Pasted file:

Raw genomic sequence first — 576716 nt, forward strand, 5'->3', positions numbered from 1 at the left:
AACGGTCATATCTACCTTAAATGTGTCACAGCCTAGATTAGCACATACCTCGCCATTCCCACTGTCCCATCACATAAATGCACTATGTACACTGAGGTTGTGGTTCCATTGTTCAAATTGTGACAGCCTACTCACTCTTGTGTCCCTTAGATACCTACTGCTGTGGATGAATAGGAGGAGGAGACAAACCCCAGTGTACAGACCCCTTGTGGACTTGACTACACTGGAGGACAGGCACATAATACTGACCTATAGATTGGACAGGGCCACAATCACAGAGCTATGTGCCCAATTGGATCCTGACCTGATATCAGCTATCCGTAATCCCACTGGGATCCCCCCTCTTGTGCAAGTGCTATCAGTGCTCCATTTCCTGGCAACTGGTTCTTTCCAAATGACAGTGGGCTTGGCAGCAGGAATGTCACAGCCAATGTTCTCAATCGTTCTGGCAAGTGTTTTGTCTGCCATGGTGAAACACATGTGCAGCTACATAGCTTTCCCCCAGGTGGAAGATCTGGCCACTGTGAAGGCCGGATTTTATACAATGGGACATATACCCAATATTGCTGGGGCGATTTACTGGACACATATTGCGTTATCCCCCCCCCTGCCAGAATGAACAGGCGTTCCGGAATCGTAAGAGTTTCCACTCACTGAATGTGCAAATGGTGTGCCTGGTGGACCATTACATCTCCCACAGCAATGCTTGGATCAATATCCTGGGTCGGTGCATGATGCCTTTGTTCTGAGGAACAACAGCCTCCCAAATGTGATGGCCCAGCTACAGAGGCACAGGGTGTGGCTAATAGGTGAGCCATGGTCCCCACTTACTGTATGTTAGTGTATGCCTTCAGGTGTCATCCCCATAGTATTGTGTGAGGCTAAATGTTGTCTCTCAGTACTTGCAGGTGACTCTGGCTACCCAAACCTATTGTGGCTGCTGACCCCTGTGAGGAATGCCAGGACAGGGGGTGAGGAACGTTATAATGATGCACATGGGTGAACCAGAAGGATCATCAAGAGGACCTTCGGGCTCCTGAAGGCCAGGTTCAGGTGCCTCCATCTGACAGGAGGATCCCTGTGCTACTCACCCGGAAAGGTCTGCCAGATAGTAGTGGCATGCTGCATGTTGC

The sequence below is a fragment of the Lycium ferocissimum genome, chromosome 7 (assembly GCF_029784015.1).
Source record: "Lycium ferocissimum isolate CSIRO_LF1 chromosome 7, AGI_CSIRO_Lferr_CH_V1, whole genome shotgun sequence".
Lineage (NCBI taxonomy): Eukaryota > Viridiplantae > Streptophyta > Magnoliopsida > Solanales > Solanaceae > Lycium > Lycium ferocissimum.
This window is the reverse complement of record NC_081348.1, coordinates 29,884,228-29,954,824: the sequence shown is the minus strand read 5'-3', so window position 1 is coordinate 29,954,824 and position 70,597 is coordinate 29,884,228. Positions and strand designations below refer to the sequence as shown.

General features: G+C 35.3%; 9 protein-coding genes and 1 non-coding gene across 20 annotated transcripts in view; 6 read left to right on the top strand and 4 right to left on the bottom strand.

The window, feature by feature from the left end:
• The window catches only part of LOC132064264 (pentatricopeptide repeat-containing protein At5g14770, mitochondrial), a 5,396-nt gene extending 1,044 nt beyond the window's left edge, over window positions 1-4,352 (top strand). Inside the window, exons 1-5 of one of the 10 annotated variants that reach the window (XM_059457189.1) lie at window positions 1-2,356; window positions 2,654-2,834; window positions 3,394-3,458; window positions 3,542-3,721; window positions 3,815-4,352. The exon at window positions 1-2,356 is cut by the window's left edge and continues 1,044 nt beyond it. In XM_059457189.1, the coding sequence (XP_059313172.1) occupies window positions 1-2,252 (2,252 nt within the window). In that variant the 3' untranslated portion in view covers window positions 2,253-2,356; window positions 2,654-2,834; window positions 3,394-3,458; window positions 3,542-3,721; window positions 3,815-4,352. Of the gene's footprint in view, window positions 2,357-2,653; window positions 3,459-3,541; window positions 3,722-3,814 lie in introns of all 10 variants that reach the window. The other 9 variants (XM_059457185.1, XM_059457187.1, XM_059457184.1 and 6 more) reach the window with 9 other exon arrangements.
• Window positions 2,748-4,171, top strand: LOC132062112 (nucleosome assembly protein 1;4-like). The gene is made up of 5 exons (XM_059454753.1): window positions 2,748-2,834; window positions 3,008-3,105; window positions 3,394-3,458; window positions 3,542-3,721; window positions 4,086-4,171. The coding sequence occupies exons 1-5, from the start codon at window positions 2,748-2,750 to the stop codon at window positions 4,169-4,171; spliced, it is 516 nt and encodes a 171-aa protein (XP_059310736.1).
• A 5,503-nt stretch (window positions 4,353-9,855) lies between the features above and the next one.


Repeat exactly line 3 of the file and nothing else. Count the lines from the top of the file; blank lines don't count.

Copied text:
The sequence below is a fragment of the Lycium ferocissimum genome, chromosome 7 (assembly GCF_029784015.1).